Take these steps to cancel a card cleanly, so you won't regret it.

How to close credit cards without harming your financial health

1. Make sure you're canceling for the right reason

Picture showing pretty woman shopping online with credit card
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Cancel a card if you can't control yourself with it.

These are the reasons you might nix a credit card:

  • If your debt is unmanageable and you can’t resist the temptation to spend.
  • If the card has an exorbitant interest rate, and you've found one with 0% APR.
  • If the card charges an annual fee that's taking a bite out of your income.
  • If the card’s rewards program has changed or expired.
  • If the card’s terms have changed and you’re suddenly stuck with unwanted fees.

If the above reasons don’t apply to you, it may be best to leave the card open and not use it. Canceling the card could hurt your credit score in more ways than one.

The existing balances on your other open accounts may cause what's called your "credit utilization rate" to artificially shoot up, negatively impacting you in the eyes of creditors.

If you opt to cancel a credit card, close the newest one or the lonely card you use the least.

2. Consider keeping the card to build credit

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There's no harm in keeping a credit card open with something as small as a Spotify subscription.

Keeping a credit card open means you’re still building positive credit, even if your account is mostly dormant. You get dinged only if there’s an existing balance on the card that doesn’t get paid off, so make one small purchase a year and pay it off right away — or throw your Netflix subscription on it.

The longer you have good credit, the better you look as a candidate should you ever apply for a loan, mortgage, even a new job.

If the account is active and you’ve been nailing your payments on time, your credit is considered in good standing; closing the card could erase years of good credit and skew the average age of your accounts.

Consider keeping the account open, but putting the card in a drawer at home where you can’t access it.

Read all of the above and still want to cancel? No worries, we’ll walk you through how to do it effectively.

3. Don't let rewards die with the card

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Take advantage of all your card's rewards.

Many credit cards have some sort of points program — especially if the card is tied to a store rewards program like the Target REDCard.

Before you make a move to cancel, make sure you take advantage of the rewards you’ve accumulated.

Check the card or company website for details on how to redeem — and don’t cancel until you’ve milked all the rewards.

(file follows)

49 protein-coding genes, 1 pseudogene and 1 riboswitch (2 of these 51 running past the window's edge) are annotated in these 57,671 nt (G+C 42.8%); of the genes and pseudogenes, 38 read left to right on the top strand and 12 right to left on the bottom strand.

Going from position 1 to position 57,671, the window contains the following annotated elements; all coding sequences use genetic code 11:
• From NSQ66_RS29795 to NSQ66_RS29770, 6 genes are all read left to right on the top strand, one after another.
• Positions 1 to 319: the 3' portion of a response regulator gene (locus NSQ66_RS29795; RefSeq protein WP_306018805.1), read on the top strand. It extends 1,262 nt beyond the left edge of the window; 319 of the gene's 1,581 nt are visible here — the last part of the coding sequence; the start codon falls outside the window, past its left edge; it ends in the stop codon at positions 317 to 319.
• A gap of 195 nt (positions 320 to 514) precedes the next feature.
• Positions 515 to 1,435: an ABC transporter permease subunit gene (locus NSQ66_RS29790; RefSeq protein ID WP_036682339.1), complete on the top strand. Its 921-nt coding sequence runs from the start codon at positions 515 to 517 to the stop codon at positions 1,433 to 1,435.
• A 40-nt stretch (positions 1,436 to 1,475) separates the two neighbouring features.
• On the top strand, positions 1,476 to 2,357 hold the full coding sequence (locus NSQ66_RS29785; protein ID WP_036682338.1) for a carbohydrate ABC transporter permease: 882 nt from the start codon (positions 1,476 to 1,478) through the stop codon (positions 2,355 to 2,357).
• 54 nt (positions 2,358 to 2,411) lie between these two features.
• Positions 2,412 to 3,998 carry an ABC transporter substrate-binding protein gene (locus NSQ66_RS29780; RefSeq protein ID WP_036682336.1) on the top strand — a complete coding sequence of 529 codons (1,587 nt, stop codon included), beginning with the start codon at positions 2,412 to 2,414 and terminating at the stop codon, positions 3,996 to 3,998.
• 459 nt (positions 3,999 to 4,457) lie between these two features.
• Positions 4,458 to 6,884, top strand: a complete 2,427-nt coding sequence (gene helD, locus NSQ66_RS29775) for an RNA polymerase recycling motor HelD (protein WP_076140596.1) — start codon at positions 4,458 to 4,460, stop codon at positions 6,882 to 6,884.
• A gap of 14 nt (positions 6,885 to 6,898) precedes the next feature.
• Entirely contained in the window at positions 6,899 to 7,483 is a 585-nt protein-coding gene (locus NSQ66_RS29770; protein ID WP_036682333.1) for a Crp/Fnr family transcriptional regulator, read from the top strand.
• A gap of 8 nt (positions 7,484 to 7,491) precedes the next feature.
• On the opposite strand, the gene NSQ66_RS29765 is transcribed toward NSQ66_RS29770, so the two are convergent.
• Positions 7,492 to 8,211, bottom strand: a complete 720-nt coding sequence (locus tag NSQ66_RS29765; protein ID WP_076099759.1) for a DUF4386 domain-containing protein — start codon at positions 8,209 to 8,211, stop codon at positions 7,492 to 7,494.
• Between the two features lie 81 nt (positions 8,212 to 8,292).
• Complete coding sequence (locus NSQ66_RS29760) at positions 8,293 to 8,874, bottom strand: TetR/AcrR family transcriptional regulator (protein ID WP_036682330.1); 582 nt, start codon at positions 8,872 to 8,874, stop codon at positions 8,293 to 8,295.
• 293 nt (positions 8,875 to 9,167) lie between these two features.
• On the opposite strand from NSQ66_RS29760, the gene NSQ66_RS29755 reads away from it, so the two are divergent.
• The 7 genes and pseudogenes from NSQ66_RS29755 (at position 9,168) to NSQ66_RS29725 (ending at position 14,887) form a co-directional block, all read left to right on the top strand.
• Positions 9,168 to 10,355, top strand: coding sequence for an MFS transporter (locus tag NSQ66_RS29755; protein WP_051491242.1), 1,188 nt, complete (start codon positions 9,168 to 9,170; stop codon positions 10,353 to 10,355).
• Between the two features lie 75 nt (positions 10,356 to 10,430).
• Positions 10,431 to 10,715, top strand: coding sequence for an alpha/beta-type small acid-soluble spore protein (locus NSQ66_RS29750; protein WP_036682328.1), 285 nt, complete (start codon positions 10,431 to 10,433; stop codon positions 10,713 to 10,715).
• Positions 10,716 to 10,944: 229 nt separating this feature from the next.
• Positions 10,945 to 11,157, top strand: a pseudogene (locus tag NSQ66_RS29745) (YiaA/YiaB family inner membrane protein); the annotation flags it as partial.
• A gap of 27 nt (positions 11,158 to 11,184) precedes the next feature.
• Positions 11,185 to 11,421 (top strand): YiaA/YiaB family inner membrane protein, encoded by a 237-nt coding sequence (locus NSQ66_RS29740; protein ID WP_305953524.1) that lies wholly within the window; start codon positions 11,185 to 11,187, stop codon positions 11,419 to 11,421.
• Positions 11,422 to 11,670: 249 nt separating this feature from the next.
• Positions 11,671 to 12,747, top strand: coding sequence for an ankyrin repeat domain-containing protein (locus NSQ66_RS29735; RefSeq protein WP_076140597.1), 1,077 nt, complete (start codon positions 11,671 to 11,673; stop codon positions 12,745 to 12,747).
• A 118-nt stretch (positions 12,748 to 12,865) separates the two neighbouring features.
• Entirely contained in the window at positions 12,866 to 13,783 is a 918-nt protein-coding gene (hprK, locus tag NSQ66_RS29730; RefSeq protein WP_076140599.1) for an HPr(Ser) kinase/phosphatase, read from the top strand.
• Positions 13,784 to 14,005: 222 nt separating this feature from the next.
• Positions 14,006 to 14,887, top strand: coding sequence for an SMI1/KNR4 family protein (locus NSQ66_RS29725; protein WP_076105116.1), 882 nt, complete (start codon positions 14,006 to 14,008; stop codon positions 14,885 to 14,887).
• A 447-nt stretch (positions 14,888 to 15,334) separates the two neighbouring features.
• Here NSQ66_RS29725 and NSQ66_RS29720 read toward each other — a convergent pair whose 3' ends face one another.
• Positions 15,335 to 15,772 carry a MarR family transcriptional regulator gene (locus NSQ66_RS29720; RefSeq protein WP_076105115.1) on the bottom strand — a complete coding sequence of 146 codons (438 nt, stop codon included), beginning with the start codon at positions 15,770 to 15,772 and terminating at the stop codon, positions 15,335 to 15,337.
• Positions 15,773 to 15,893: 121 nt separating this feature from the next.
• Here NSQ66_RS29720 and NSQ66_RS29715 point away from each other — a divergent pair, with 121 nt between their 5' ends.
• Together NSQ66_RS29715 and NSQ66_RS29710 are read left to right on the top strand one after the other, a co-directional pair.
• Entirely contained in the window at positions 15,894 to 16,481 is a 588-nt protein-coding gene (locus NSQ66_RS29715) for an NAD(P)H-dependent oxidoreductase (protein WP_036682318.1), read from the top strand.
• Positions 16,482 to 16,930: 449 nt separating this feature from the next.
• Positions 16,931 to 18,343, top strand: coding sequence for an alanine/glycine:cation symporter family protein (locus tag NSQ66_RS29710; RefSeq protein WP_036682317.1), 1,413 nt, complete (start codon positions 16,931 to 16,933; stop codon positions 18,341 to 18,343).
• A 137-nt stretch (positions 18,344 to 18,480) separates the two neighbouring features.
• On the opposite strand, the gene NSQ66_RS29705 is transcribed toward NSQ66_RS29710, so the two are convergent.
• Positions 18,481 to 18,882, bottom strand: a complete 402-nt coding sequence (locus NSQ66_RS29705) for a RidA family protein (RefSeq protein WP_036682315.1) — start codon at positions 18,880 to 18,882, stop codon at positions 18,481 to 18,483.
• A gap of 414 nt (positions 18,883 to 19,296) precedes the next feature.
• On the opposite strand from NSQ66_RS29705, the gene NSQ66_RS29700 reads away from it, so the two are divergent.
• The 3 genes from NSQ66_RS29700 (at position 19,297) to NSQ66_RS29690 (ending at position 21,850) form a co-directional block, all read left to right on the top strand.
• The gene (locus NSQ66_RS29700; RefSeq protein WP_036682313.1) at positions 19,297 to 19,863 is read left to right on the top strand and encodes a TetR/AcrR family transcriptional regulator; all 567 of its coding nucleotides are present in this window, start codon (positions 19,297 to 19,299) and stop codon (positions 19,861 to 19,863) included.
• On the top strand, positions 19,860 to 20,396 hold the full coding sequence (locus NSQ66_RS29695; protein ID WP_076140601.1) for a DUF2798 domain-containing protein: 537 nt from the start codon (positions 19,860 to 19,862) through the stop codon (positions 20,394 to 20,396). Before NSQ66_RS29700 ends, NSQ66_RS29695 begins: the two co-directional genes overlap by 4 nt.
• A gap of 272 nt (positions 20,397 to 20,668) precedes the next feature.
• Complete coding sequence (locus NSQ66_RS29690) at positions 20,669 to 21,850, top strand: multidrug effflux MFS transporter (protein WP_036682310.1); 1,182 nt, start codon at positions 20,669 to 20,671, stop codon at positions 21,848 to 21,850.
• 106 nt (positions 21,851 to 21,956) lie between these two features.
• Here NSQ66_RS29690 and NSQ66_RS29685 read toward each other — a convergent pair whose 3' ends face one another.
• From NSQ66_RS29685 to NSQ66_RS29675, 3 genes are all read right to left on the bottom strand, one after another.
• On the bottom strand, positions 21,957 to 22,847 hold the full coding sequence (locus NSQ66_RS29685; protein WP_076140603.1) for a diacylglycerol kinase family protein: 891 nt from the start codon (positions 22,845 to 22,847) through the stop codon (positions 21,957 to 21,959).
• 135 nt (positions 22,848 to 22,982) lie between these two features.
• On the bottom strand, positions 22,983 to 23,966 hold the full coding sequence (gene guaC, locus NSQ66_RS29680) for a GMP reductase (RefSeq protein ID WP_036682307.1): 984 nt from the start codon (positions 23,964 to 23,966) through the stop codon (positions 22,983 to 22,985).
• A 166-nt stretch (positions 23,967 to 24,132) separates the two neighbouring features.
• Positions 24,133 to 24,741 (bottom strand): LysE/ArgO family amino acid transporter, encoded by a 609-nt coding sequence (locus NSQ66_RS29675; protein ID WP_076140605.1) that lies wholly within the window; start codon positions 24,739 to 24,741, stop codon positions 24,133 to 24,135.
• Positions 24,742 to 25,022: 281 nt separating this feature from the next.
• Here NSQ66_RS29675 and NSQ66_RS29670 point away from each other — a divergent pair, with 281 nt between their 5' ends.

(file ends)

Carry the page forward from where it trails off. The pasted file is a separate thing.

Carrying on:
The best cash-back cards have the easiest redemption features.

4. Pay off your balance

Close-up of credit card statement with focus on Total Amount Due
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Be sure that your balance is paid off before you attempt to close out a card.

Unfortunately, canceling a card will not magically erase mountains of debt. (We wish!)

You’re still on the hook for the card’s existing balance, and failing to pay it off could torpedo your credit score.

Even if you transfer your debt to a balance transfer credit card, you could be hit with additional fees. Pay your card’s outstanding balance in full before making the move to cancel.

5. Cancel all automatic billing

Person reviewing bills, and paying them off
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Review your bills carefully.

Make sure to cancel any recurring payments or bills linked to the card. This step is crucial.

If a merchant or service provider later tries to charge your closed account and the transaction bounces, they could report you to the credit bureau for nonpayment, which damages your credit score for up to seven years.

Additionally, you may be charged late penalties after 30, 60 and 90 days.

Creditors don’t like to see missed payments and late fees, so don’t let those long forgotten automated bills put you in the red.

6. Make a goodbye phone call

Woman on the phone in her home office, in front of the computer.
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Calling the company helps tie up any loose ends.

Call the credit card company’s customer service number, usually found on the back of the card or on a statement or bill. Let the customer service rep know that you’re ready to cancel.

You will likely be asked why you’ve decided to close the account. You can give any reason you like. Ultimately, this is your decision. You’ve already weighed the pros and cons, so by this point you should feel confident that canceling is the right decision for you.

The agent will likely try to talk you into keeping the account, but stay firm. Keep a recent statement nearby so that you’re prepared to answer any questions the representative may have.

When you’re done, make certain that you receive confirmation of the cancellation in writing.

About the Author

MoneyWise

MoneyWise

MoneyWise Editorial Team

These articles were created by the MoneyWise editorial team.

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